When I posted the series Learning Photography, in the part about lenses I recommended that if you’re serious about landscape photography, you really need to get a wide-angle lens. Does that mean all good landscape photos are done with a wide-angle? Certainly not!
I know (very good) photographers who shoot almost nothing but wide-angle landscapes, some loving the ultra-wide. This is what they like, so I’m not knocking them at all! But even though many of these pictures are amazing, there’s a risk of getting stuck in a rut, with images that begin to all look the same. Little or no variety means eventual boredom, on the part of the photographer if not their viewers and fans.
Columbia River Basalt, Washington scablands. Wide but not too wide at 28 mm.
The fact is that landscape photos are simply images of the land (I’m including seascapes). That’s it. The only other limitations are what you put there. And if you accept limits as an artist you’re shortchanging yourself. I shoot landscapes at every focal length I have. I’ve even done landscapes with my 600 mm. wildlife lens.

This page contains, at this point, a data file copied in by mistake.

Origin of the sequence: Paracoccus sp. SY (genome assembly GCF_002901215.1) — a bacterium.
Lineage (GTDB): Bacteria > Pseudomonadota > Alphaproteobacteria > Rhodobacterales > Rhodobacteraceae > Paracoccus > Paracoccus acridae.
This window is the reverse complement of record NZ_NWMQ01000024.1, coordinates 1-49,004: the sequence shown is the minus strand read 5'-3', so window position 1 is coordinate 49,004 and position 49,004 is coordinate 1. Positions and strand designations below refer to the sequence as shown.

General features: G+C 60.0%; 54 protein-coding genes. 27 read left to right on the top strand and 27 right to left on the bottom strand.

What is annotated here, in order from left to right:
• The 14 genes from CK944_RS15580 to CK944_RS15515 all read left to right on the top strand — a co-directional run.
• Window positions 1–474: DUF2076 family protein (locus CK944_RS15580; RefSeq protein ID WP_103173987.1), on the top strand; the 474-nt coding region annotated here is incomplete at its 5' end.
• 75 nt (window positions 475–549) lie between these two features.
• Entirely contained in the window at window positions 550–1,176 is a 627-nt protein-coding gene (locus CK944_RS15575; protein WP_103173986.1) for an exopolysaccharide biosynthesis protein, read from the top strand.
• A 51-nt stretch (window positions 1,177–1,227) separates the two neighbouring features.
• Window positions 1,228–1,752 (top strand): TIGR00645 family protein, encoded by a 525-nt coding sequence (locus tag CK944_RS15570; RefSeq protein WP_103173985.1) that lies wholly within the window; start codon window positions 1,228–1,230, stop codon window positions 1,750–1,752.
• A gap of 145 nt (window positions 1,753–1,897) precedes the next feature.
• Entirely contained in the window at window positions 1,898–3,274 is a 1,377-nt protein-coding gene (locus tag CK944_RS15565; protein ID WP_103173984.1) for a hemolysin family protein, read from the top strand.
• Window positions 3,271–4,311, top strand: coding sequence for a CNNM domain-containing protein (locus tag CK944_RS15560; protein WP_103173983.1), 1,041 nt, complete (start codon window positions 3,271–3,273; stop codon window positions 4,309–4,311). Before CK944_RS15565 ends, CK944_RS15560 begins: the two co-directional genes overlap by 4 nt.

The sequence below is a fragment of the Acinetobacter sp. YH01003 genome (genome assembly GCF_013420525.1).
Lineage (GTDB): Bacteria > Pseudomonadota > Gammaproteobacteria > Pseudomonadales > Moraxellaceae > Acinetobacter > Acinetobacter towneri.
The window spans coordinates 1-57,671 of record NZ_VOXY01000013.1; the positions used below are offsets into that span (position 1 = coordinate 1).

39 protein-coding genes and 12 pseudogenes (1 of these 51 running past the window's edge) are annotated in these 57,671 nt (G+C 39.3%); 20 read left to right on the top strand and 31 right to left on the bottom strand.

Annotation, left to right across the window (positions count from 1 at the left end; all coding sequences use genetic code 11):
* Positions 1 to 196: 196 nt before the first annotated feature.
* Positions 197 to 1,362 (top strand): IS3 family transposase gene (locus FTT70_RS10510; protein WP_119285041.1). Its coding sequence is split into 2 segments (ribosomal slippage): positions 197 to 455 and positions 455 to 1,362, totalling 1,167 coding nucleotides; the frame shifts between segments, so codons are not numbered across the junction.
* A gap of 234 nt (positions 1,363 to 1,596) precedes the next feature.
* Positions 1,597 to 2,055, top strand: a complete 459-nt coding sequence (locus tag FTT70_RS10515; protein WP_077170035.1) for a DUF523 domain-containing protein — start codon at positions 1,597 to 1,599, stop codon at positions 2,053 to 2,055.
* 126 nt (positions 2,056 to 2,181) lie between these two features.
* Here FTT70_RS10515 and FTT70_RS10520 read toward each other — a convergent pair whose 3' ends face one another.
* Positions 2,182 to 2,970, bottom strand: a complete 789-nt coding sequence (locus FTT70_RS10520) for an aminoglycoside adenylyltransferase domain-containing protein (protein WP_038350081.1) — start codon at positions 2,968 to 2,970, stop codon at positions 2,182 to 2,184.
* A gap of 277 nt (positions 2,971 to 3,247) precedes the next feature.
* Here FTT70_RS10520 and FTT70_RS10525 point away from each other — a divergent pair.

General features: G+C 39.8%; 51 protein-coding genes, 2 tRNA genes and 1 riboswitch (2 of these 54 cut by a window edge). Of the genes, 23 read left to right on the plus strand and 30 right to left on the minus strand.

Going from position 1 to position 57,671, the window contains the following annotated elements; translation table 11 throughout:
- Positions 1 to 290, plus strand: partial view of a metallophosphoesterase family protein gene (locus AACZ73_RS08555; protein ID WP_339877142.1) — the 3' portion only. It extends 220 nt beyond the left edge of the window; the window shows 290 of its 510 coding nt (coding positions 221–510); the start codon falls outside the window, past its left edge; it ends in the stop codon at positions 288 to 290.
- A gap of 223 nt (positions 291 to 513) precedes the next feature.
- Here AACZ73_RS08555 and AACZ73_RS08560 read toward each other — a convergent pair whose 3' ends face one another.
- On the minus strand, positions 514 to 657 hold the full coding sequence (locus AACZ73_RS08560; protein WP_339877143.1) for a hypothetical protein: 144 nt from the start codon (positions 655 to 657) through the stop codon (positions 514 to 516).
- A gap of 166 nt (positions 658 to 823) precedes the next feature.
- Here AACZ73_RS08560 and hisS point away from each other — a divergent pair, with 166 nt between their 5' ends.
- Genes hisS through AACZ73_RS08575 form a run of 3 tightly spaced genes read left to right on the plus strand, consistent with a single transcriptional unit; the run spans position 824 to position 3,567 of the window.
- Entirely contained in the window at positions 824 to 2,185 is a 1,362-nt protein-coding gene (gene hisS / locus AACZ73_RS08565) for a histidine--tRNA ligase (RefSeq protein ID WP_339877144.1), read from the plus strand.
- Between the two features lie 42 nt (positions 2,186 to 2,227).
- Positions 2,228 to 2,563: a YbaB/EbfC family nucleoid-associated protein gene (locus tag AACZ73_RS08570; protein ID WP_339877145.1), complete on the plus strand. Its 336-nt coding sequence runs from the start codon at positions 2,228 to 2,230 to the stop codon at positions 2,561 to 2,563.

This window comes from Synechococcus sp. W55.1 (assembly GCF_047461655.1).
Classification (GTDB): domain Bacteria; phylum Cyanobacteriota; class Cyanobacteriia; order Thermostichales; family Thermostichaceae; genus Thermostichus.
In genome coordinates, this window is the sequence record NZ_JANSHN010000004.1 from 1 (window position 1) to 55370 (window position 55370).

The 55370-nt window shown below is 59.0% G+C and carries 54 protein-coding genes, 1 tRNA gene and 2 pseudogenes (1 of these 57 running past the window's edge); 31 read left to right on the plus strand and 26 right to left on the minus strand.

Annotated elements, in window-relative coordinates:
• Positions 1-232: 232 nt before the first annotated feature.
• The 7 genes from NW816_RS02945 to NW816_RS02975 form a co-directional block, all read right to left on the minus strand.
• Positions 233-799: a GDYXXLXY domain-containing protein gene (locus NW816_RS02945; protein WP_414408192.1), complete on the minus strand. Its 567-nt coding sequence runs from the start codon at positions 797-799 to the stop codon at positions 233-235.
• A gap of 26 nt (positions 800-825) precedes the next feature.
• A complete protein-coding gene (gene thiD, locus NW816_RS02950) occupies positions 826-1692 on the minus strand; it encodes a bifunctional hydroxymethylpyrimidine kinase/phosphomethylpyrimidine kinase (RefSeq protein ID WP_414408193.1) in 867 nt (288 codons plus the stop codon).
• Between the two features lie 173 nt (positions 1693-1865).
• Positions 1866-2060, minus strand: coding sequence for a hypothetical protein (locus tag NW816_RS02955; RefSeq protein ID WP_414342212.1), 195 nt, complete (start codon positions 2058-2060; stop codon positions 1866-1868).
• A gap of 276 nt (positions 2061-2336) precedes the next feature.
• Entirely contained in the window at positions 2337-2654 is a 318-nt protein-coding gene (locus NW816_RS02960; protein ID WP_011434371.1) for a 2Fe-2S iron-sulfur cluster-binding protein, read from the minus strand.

Don’t get me wrong. I wouldn’t feel good going out to shoot landscapes without a wide-angle lens, one shorter than 35 mm. in focal length. A sharp zoom lens that covers about 16 mm. to at least 24 mm. is just about perfect for many landscapes. I love that close, detailed foreground and the sense of depth you can achieve.
Panther Creek Falls, Washington. Going wide at 16 mm. because I was so close to the falls.